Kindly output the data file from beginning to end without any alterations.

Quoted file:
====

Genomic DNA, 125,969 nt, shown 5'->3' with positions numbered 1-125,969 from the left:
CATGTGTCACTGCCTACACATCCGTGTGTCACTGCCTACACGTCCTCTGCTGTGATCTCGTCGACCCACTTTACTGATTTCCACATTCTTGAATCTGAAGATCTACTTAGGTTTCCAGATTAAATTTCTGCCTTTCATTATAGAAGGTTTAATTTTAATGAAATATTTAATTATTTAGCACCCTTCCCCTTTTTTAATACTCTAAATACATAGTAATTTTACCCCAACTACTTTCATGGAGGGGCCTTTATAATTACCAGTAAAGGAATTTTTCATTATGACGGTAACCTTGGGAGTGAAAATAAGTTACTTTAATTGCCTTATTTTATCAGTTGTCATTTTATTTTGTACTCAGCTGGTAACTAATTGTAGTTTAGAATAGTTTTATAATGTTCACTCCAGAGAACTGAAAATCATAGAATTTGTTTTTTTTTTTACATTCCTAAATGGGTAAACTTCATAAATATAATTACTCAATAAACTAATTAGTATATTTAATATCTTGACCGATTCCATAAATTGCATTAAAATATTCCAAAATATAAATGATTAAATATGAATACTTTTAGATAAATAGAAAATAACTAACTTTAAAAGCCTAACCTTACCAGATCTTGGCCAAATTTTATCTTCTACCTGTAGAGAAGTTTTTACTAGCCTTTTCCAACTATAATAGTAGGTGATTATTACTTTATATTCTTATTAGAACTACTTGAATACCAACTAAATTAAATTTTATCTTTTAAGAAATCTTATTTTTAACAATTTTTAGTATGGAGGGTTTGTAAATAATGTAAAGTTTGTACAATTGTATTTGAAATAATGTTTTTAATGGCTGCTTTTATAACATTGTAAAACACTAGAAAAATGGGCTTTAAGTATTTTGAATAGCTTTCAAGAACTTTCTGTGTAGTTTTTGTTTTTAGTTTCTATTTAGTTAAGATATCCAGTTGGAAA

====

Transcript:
Genomic DNA, 125,969 nt, shown 5'->3' with positions numbered 1-125,969 from the left:
CATGTGTCACTGCCTACACATCCGTGTGTCACTGCCTACACGTCCTCTGCTGTGATCTCGTCGACCCACTTTACTGATTTCCACATTCTTGAATCTGAAGATCTACTTAGGTTTCCAGATTAAATTTCTGCCTTTCATTATAGAAGGTTTAATTTTAATGAAATATTTAATTATTTAGCACCCTTCCCCTTTTTTAATACTCTAAATACATAGTAATTTTACCCCAACTACTTTCATGGAGGGGCCTTTATAATTACCAGTAAAGGAATTTTTCATTATGACGGTAACCTTGGGAGTGAAAATAAGTTACTTTAATTGCCTTATTTTATCAGTTGTCATTTTATTTTGTACTCAGCTGGTAACTAATTGTAGTTTAGAATAGTTTTATAATGTTCACTCCAGAGAACTGAAAATCATAGAATTTGTTTTTTTTTTTACATTCCTAAATGGGTAAACTTCATAAATATAATTACTCAATAAACTAATTAGTATATTTAATATCTTGACCGATTCCATAAATTGCATTAAAATATTCCAAAATATAAATGATTAAATATGAATACTTTTAGATAAATAGAAAATAACTAACTTTAAAAGCCTAACCTTACCAGATCTTGGCCAAATTTTATCTTCTACCTGTAGAGAAGTTTTTACTAGCCTTTTCCAACTATAATAGTAGGTGATTATTACTTTATATTCTTATTAGAACTACTTGAATACCAACTAAATTAAATTTTATCTTTTAAGAAATCTTATTTTTAACAATTTTTAGTATGGAGGGTTTGTAAATAATGTAAAGTTTGTACAATTGTATTTGAAATAATGTTTTTAATGGCTGCTTTTATAACATTGTAAAACACTAGAAAAATGGGCTTTAAGTATTTTGAATAGCTTTCAAGAACTTTCTGTGTAGTTTTTGTTTTTAGTTTCTATTTAGTTAAGATATCCAGTTGGAAA